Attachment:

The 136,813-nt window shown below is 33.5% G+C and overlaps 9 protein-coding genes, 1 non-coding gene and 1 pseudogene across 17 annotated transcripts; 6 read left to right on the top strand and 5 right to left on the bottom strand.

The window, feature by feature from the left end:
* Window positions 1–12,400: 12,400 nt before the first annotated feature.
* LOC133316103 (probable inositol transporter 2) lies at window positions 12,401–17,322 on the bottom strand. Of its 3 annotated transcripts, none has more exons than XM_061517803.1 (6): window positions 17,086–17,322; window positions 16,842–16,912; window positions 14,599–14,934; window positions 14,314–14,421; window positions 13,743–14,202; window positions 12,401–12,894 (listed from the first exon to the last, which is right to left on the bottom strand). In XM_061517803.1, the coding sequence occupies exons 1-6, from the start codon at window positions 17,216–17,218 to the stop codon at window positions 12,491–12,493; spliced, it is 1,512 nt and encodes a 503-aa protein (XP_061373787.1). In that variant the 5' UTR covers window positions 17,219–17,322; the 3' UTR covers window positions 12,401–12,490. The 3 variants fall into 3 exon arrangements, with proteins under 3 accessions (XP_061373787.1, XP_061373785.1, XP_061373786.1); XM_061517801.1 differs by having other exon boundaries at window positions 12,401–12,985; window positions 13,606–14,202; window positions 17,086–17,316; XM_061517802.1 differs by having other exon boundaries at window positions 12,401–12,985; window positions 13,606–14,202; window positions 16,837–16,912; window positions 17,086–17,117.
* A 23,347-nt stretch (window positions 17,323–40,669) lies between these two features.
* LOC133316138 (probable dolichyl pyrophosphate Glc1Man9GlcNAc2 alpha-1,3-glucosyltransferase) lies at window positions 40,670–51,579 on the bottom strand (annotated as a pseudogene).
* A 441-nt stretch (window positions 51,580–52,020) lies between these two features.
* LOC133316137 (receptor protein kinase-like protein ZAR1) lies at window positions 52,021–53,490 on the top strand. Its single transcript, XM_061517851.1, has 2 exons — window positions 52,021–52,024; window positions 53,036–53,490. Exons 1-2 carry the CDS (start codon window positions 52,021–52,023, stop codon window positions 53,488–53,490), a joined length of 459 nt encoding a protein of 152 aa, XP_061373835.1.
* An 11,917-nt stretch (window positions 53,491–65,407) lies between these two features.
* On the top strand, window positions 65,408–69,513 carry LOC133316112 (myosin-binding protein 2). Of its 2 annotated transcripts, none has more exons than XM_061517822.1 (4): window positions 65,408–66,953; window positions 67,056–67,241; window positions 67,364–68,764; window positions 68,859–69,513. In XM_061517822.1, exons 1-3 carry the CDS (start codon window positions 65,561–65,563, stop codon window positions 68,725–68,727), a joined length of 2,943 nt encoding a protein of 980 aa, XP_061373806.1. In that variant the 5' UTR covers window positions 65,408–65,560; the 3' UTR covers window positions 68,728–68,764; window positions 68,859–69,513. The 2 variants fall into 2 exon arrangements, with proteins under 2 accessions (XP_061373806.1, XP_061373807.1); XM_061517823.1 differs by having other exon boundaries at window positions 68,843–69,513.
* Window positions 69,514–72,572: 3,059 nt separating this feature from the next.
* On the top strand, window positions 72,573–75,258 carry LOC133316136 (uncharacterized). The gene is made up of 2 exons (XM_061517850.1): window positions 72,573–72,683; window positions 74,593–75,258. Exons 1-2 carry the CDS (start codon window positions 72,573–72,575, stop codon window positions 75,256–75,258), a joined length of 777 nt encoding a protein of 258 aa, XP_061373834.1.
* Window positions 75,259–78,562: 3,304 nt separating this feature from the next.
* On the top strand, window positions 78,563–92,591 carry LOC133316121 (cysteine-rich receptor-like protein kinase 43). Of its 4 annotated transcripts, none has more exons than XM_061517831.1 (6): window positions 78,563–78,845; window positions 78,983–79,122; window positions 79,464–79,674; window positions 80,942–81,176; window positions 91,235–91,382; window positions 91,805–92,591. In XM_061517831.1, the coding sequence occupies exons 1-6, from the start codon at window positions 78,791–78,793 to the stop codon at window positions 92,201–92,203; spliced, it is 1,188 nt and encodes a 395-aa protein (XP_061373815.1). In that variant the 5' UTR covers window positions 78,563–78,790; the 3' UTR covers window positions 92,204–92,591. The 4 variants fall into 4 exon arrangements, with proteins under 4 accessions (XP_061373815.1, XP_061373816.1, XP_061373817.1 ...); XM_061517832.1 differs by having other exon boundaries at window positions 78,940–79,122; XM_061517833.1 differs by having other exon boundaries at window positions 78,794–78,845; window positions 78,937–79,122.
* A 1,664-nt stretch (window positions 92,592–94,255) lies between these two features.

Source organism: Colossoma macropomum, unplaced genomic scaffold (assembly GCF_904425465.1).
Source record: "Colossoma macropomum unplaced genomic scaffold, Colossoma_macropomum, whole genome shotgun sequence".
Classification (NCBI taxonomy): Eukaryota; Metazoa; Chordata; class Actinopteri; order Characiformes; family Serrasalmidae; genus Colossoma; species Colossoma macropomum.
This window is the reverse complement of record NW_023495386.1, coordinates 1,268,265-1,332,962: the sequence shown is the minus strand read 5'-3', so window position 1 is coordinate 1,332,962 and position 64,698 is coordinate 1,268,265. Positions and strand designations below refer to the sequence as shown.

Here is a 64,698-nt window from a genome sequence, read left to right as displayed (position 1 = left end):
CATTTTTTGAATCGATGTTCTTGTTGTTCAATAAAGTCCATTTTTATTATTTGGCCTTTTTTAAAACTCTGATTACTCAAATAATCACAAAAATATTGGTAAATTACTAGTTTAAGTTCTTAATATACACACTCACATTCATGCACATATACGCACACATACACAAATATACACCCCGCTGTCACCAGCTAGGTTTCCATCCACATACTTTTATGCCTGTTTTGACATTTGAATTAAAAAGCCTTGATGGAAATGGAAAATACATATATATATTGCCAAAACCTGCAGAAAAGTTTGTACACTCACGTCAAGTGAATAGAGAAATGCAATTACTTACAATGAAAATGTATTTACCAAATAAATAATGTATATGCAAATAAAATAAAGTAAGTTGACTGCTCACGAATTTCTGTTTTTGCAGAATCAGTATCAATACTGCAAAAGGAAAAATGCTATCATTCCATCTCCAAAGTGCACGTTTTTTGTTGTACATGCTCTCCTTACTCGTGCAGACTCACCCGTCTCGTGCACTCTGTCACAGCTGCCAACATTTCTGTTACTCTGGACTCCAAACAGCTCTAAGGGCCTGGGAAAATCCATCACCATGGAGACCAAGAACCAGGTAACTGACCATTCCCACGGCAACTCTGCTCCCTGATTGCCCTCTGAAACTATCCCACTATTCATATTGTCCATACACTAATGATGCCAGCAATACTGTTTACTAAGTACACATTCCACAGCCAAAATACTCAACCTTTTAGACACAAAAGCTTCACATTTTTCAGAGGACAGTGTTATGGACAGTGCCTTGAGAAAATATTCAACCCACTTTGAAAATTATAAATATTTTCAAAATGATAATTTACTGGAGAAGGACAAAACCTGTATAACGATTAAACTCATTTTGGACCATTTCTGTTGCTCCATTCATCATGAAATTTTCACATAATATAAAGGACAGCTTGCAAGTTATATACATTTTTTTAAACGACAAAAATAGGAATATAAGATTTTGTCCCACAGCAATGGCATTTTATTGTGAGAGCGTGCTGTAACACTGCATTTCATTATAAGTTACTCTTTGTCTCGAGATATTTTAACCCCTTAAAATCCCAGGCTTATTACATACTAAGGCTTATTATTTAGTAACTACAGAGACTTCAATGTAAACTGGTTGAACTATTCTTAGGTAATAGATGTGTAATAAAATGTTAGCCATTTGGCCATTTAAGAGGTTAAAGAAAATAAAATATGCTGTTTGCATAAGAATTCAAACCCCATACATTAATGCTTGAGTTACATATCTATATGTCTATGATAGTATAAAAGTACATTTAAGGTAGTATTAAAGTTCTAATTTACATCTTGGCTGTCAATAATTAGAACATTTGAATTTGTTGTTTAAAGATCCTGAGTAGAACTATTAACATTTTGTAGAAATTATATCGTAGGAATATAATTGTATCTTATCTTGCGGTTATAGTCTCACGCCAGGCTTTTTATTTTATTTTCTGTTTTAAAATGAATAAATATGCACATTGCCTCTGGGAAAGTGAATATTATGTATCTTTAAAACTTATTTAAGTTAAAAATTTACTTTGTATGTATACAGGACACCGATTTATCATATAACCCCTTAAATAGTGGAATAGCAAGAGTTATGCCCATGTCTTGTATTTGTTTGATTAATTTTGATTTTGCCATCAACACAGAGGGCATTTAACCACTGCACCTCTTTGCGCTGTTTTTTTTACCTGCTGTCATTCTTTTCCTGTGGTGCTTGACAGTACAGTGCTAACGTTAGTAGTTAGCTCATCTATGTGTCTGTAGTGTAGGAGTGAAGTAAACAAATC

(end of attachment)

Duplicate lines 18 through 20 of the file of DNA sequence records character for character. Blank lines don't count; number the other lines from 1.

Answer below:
Classification (NCBI taxonomy): Eukaryota; Metazoa; Chordata; class Actinopteri; order Characiformes; family Serrasalmidae; genus Colossoma; species Colossoma macropomum.
This window is the reverse complement of record NW_023495386.1, coordinates 1,268,265-1,332,962: the sequence shown is the minus strand read 5'-3', so window position 1 is coordinate 1,332,962 and position 64,698 is coordinate 1,268,265. Positions and strand designations below refer to the sequence as shown.

Here is a 64,698-nt window from a genome sequence, read left to right as displayed (position 1 = left end):